TIGHT END: A-minus
A week ago, Martellus Bennett blocked like a road grader. This time, he played an effective role in the passing game. He still blocked well, but his 114 receiving yards (22.8 per catch) made him a weapon. Bennett broke wide-open coming in motion when Miami bit badly on a play-action fake for a 26-yard catch in the first quarter and later drew triple coverage on a similar play, leaving the field open for Chris Hogan’s 19-yard reception. On his 20-yard TD, Bennett beat Kiko Alonso and put his hand up immediately to alert Jimmy Garoppolo. And on second-and-9 on the final drive, he hooked into open space for 16 yards. Clay Harbor had a strong block on LeGarrette Blount’s 6-yard run on the final drive as well. Bennett’s not Rob Gronkowski, but the way he played Sunday reduces Gronk Envy.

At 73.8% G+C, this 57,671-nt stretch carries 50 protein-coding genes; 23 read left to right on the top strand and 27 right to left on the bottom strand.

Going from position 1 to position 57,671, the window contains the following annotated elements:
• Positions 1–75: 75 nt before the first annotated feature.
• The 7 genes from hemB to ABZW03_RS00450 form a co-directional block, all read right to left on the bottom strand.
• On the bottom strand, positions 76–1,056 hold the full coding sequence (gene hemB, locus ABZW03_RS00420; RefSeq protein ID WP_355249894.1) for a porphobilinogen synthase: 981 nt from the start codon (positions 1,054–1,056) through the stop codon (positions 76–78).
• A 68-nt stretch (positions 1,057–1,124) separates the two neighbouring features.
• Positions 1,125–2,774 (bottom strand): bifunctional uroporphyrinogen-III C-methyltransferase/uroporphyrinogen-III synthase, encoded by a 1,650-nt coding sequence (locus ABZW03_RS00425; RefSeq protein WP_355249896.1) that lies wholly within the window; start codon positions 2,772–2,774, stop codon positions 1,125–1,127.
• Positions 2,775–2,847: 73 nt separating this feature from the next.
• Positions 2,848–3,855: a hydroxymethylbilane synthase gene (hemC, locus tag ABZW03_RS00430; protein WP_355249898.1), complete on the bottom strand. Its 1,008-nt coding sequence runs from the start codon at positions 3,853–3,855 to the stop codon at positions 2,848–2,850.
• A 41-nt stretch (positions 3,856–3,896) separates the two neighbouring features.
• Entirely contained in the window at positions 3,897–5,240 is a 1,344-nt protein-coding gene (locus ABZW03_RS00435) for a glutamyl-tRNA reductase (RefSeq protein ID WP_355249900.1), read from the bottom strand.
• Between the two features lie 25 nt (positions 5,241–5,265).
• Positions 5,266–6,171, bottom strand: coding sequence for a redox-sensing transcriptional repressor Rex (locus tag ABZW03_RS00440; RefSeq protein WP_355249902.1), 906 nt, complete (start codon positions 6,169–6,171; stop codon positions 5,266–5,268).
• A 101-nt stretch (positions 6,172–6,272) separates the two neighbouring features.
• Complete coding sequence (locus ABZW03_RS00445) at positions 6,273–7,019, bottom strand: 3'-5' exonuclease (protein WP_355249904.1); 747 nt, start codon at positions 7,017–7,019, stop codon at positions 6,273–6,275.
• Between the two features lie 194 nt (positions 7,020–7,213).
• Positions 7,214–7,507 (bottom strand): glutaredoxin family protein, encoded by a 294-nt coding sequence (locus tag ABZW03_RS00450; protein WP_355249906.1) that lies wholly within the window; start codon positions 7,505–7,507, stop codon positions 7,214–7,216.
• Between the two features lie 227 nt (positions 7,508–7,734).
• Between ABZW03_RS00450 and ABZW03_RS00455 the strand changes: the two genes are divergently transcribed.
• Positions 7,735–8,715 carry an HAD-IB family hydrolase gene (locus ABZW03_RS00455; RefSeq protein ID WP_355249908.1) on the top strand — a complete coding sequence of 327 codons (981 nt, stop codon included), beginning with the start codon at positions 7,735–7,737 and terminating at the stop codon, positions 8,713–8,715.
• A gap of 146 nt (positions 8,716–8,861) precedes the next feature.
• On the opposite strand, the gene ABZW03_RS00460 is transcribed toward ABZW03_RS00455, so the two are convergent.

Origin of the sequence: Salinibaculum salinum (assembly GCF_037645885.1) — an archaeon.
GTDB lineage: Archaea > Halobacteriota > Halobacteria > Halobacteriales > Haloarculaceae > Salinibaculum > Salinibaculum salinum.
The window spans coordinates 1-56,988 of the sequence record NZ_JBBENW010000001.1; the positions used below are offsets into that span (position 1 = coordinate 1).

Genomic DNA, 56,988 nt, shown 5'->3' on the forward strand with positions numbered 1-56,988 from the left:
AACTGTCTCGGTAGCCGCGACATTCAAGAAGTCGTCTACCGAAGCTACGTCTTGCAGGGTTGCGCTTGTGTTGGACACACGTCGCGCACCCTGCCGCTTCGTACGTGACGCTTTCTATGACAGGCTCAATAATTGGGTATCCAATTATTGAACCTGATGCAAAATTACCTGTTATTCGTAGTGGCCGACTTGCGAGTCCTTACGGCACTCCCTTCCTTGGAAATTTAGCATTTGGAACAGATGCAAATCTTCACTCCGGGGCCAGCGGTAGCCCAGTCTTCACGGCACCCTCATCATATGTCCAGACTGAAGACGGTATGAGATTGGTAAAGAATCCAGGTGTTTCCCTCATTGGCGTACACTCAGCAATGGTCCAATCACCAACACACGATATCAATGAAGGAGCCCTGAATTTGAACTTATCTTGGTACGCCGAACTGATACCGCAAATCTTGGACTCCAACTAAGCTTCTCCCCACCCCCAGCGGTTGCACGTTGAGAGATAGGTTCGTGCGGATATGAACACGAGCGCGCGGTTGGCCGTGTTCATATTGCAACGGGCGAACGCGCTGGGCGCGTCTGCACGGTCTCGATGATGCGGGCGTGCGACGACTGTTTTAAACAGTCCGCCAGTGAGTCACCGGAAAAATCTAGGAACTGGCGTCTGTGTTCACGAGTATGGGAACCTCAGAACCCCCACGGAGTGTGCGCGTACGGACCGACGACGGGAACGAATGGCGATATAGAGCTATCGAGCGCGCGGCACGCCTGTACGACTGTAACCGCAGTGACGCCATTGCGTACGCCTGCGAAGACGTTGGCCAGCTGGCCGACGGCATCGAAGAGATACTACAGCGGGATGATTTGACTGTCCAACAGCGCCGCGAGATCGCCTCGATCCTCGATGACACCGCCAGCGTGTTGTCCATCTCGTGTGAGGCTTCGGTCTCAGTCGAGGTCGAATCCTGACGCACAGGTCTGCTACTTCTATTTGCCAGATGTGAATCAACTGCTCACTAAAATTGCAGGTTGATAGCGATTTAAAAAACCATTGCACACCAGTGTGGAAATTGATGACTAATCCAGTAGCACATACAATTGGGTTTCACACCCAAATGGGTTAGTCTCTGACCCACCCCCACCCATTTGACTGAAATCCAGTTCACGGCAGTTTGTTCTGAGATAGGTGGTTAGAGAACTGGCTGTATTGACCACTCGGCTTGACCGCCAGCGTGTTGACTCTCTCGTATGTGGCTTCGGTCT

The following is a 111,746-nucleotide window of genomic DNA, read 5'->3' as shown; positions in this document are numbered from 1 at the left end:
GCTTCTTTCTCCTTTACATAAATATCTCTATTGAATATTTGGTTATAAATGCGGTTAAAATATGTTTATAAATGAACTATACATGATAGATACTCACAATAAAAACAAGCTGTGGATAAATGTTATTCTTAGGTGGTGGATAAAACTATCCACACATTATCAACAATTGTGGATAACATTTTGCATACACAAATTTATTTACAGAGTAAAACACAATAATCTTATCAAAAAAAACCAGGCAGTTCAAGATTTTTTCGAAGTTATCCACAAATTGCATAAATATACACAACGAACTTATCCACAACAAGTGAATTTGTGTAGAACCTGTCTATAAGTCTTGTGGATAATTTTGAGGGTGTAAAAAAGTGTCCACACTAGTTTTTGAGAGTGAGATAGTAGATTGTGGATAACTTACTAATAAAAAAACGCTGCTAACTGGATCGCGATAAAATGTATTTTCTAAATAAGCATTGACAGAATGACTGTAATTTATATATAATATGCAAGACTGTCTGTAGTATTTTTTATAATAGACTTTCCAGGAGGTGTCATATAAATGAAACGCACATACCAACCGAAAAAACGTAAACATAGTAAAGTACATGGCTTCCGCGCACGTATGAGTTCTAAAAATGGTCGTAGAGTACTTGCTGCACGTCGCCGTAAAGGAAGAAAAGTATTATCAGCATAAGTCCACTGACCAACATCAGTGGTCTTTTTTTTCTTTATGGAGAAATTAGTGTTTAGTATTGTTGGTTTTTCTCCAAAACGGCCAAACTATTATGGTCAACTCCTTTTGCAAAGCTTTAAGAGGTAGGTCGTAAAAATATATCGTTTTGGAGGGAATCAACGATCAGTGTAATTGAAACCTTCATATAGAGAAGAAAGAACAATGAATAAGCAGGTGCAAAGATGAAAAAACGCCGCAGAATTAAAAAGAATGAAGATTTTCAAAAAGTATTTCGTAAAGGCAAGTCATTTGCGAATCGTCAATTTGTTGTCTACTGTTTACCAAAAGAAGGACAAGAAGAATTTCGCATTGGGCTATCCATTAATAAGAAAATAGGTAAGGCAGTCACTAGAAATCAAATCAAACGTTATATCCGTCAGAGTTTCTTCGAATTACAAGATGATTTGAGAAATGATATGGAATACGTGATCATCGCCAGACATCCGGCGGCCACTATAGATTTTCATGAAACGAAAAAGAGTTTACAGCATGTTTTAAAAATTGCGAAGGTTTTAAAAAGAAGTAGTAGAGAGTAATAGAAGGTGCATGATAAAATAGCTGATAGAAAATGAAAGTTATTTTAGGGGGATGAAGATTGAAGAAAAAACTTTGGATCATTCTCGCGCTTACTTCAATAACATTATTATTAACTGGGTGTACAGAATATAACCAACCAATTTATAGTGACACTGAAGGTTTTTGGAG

OFFENSIVE LINE: B-plus
Marcus Cannon continues to baffle. He missed a blitz pickup on Kiko Alonso on the first play and got Jimmy Garoppolo hit. He was beaten by defensive end Cameron Wake, who got up-field leverage and ducked under his shoulder for a sack, and later was called for holding. Is he secretly related to Dante Scarnecchia? Rookie guard Joe Thuney had an up-and-down day. He twice was flagged for holding but generally blocked well. He and tackle Nate Solder led the sweep effectively on LeGarrette Blount’s 26-yard run and were strong in the run game. Trouble arose once Garoppolo went out and Jacoby Brissett hesitated getting the ball out quickly, leading to two sacks. Center David Andrews still has problems with big tackles, was knocked back into Blount and allowed a quarterback hit, but he held his own. Guard Shaq Mason totally whiffed at Ndamukong Suh on a run and was beaten for a sack, but this group made holes and had consistent protection.